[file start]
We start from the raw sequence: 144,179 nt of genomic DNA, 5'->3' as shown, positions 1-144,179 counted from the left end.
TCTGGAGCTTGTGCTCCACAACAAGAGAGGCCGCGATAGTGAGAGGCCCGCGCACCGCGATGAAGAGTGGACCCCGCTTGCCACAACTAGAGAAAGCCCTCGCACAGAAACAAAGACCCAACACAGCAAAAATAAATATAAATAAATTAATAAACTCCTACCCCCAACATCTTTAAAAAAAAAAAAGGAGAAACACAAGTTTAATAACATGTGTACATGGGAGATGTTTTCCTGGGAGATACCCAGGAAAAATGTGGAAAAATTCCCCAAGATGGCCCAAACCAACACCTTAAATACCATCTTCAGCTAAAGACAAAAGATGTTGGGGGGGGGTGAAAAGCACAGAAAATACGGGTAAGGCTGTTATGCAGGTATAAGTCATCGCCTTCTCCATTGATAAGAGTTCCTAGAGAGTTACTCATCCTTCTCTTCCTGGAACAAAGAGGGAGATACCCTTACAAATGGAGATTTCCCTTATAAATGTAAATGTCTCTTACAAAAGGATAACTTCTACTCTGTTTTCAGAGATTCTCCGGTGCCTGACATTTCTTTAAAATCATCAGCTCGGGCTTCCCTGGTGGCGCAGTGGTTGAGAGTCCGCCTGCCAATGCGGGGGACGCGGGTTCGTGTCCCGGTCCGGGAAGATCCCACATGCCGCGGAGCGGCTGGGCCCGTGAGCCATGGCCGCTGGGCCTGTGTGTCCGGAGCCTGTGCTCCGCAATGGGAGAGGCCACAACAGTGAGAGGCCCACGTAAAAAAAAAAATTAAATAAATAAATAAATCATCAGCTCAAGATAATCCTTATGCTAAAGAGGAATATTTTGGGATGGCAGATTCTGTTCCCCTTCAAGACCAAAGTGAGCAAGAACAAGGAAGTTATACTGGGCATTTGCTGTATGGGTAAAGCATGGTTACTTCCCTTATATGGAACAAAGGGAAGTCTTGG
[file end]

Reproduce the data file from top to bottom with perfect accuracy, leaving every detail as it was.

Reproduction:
We start from the raw sequence: 144,179 nt of genomic DNA, 5'->3' as shown, positions 1-144,179 counted from the left end.
TCTGGAGCTTGTGCTCCACAACAAGAGAGGCCGCGATAGTGAGAGGCCCGCGCACCGCGATGAAGAGTGGACCCCGCTTGCCACAACTAGAGAAAGCCCTCGCACAGAAACAAAGACCCAACACAGCAAAAATAAATATAAATAAATTAATAAACTCCTACCCCCAACATCTTTAAAAAAAAAAAAGGAGAAACACAAGTTTAATAACATGTGTACATGGGAGATGTTTTCCTGGGAGATACCCAGGAAAAATGTGGAAAAATTCCCCAAGATGGCCCAAACCAACACCTTAAATACCATCTTCAGCTAAAGACAAAAGATGTTGGGGGGGGGTGAAAAGCACAGAAAATACGGGTAAGGCTGTTATGCAGGTATAAGTCATCGCCTTCTCCATTGATAAGAGTTCCTAGAGAGTTACTCATCCTTCTCTTCCTGGAACAAAGAGGGAGATACCCTTACAAATGGAGATTTCCCTTATAAATGTAAATGTCTCTTACAAAAGGATAACTTCTACTCTGTTTTCAGAGATTCTCCGGTGCCTGACATTTCTTTAAAATCATCAGCTCGGGCTTCCCTGGTGGCGCAGTGGTTGAGAGTCCGCCTGCCAATGCGGGGGACGCGGGTTCGTGTCCCGGTCCGGGAAGATCCCACATGCCGCGGAGCGGCTGGGCCCGTGAGCCATGGCCGCTGGGCCTGTGTGTCCGGAGCCTGTGCTCCGCAATGGGAGAGGCCACAACAGTGAGAGGCCCACGTAAAAAAAAAAATTAAATAAATAAATAAATCATCAGCTCAAGATAATCCTTATGCTAAAGAGGAATATTTTGGGATGGCAGATTCTGTTCCCCTTCAAGACCAAAGTGAGCAAGAACAAGGAAGTTATACTGGGCATTTGCTGTATGGGTAAAGCATGGTTACTTCCCTTATATGGAACAAAGGGAAGTCTTGG